Monday, September 11, 2006

The Good War

It's firmly etched in the bedrock of our political discourse that war in Afghanistan was necessary and desirable and that All Serious People agree with that. But, frankly, there really isn't much reason to be so sure about that anymore. The immediate post-9/11 dominant narrative was a good and proper one and the one little thing I actually give George W. Bush some credit for. Basically, the story was that Afghanistan had been taken over by bad people (it had), those bad people were harboring bad people involved with 9/11 (they were), and the country had been pretty much destroyed between the Soviet invasion and the Taliban rule (it had). So we were going to go get the bad guys (we got some), create a new democratic national government (now known as the city government of Kabul), free the people - especially women - from tyranny (not so much), and rebuild the country to such a fantastic degree that it would be an utter inspiration to the world and create democracy-and-America-loving people everywhere (not).

Sadly, that didn't last long. They were obsessed with Iraq, so we soon shifted from pave the streets of Afghanistan with gold to SaddamoMuslims are going to KILL US ALL FROM BAGHDAD. The media happily followed the soccer ball as the Bushies kicked it from Kabul to Baghdad, and the real forgotten war and reconstruction - in Afghanistan - quickly faded from memory. Truly, we didn't think much about it anymore.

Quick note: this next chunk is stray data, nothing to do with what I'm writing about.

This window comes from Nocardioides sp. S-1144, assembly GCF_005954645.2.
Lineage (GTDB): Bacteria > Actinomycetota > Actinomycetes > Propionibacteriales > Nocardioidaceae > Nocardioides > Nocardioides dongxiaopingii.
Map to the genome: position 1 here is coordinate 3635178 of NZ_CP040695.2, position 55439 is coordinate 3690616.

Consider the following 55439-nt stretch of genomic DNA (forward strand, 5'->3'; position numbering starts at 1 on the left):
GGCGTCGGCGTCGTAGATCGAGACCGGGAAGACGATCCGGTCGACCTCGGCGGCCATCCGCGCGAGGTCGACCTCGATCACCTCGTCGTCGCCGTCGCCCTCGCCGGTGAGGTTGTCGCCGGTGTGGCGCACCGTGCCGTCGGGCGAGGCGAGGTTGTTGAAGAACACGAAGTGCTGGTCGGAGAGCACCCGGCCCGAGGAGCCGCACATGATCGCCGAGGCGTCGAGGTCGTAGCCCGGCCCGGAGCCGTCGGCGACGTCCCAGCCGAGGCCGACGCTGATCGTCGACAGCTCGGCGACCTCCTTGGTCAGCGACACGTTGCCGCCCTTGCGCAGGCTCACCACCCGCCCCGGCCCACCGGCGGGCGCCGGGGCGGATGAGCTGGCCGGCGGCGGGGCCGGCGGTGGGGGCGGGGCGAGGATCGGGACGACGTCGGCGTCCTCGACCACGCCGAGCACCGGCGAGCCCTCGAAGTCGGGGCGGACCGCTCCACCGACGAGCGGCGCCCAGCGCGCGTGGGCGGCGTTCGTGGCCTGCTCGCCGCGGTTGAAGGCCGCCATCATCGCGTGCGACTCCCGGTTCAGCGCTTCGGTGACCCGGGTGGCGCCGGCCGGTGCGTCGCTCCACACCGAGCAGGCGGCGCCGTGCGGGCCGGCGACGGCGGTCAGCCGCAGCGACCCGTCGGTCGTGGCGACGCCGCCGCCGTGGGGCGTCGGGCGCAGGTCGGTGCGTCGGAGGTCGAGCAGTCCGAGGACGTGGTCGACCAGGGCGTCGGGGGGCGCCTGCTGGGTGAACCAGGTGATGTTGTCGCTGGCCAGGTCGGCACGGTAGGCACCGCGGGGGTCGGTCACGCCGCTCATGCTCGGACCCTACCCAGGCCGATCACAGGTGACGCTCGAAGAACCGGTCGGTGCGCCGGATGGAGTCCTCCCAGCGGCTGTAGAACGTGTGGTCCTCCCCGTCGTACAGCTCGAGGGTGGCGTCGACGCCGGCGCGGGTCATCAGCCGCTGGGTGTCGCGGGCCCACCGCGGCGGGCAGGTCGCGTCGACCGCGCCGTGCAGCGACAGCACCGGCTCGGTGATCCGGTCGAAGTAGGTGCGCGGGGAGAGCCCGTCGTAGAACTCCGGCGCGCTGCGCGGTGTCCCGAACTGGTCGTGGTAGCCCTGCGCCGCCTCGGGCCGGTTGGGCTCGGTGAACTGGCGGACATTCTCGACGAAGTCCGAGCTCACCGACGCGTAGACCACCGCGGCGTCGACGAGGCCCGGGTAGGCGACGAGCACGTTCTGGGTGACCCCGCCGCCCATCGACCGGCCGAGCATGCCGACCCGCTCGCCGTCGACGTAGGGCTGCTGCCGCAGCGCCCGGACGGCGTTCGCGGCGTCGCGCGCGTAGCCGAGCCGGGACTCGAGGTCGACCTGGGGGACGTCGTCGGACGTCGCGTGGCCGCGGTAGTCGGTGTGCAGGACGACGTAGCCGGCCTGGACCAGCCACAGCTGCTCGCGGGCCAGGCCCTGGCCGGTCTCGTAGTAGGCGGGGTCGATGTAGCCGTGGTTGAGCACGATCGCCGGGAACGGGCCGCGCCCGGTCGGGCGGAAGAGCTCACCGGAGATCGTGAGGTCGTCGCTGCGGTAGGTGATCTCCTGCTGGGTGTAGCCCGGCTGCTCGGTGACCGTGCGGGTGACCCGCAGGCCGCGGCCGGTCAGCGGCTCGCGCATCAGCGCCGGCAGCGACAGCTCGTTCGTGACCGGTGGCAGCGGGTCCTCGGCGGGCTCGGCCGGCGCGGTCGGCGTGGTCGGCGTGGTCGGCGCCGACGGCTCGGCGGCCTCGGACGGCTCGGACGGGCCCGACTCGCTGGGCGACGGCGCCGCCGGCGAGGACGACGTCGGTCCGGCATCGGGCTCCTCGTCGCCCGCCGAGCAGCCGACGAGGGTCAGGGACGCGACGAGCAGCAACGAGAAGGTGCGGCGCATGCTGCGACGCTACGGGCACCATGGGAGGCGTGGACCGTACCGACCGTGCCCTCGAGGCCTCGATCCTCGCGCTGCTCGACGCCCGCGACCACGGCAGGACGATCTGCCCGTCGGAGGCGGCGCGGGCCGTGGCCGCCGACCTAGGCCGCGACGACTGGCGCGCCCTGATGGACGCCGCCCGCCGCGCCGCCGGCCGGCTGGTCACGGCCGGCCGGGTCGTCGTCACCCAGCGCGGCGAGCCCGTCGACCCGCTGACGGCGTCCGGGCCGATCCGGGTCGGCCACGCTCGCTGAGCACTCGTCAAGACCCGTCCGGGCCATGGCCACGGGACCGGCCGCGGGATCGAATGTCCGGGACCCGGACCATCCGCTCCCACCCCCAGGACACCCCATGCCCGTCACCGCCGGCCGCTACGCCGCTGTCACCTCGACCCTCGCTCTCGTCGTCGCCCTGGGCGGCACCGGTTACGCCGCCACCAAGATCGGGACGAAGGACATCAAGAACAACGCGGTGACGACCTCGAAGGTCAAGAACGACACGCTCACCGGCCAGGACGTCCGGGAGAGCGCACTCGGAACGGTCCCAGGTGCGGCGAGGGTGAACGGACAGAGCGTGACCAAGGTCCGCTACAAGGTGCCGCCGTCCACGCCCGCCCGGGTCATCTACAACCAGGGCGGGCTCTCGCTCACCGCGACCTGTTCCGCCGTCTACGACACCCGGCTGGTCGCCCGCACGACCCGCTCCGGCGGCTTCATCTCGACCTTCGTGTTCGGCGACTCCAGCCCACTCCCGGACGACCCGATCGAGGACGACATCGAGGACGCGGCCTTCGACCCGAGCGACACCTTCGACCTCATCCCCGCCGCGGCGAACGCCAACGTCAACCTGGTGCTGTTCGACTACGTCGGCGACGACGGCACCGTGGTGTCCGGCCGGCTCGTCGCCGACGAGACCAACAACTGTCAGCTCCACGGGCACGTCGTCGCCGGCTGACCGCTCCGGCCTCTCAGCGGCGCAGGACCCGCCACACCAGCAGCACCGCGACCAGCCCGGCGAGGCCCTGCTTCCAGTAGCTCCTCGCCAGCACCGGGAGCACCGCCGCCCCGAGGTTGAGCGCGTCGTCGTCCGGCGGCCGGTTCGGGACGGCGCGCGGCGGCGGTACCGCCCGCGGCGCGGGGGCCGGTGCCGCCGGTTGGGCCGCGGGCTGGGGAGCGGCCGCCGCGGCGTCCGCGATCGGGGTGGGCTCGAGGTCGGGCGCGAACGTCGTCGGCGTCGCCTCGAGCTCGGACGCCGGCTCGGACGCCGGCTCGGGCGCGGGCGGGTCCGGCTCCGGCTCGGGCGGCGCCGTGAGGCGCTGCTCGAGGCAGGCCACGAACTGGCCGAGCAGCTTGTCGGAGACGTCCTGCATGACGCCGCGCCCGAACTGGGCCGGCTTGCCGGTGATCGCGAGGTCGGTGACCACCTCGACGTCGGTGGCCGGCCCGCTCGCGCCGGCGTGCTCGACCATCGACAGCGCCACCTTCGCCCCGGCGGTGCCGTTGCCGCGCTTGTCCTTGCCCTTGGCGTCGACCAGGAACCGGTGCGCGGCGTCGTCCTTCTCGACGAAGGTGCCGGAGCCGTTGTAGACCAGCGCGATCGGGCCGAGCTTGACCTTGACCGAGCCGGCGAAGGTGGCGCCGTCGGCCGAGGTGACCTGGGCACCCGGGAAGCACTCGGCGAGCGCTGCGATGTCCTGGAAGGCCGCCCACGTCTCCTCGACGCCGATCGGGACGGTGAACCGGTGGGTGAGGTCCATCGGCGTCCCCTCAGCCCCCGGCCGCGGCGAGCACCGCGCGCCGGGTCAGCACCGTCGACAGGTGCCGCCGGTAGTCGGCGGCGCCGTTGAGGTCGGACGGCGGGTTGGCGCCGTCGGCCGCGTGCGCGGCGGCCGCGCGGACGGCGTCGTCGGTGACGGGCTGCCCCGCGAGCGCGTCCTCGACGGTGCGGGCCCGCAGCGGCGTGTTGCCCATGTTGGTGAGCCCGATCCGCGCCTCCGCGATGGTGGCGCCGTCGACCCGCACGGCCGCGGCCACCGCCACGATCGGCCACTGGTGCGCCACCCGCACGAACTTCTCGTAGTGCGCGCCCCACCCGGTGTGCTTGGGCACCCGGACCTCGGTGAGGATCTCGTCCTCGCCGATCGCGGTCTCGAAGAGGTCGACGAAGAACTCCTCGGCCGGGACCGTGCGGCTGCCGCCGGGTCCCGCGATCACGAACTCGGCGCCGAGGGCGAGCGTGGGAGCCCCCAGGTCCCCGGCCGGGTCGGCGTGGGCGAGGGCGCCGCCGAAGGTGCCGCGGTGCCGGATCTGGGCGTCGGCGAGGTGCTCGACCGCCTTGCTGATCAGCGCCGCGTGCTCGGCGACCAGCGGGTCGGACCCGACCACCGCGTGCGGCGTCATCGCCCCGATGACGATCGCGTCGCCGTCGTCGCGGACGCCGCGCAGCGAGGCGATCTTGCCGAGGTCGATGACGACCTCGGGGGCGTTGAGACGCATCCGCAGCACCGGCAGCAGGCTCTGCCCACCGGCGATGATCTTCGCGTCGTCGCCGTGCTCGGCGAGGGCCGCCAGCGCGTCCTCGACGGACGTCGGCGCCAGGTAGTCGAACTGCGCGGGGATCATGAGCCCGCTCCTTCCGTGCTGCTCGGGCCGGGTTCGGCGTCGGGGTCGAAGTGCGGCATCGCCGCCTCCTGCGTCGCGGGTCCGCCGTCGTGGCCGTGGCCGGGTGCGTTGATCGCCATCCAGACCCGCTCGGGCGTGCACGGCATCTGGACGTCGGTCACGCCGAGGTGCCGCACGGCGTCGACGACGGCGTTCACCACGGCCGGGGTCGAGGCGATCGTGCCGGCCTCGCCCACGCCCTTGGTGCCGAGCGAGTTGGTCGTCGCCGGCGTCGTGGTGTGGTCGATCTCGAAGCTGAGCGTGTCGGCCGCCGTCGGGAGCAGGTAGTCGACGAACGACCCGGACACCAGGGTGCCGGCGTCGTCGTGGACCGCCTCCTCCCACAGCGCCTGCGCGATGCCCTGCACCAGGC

Yglesias writes:

For all that anger, though, I recall that I also took it for granted that "we" -- the country, the government, the military, the CIA -- at a minimum were going to manage to get the bastards who did that. It hasn't, of course, worked out like that. We got some folks, but the ringleaders got away. We toppled the Taliban, but didn't really finish them off. And I remember self-righteously assuring the far-left types on campus who opposed the Afghan War that of course the USA would be fully committed to reconstructing Afghanistan -- it was a case where our moral obligations aligned almost perfectly with our narrowest interests in safety.

We truly had an opportunity to Do The Right Thing - the Grand Military Humanitarian Intervention that the Peter Beinarts of the world dream about - and we didn't in large part because the "liberal hawks" thought it was more important to head to Baghdad than to do it right in Afghanistan.

I don't entirely understand how this was possible. I suppose they, like Yglesias, were so convinced that of course we would do the right thing as anything else defied comprehension, even as unfolding evidence to the contrary was everywhere.

There's no way to answer the question of whether the Afghanistan war was the right thing to do - it was inevitable and there's no way to tease out a credible "what if" alternative history timeline - but it's reasonable to ask if it's been a net good. I have no ability to answer that question, but it's not something which should be taken on faith. We certainly didn't achieve what we should have, and those "far-left types" who worried that we were going to kill a bunch of people then screw the pooch certainly had a point.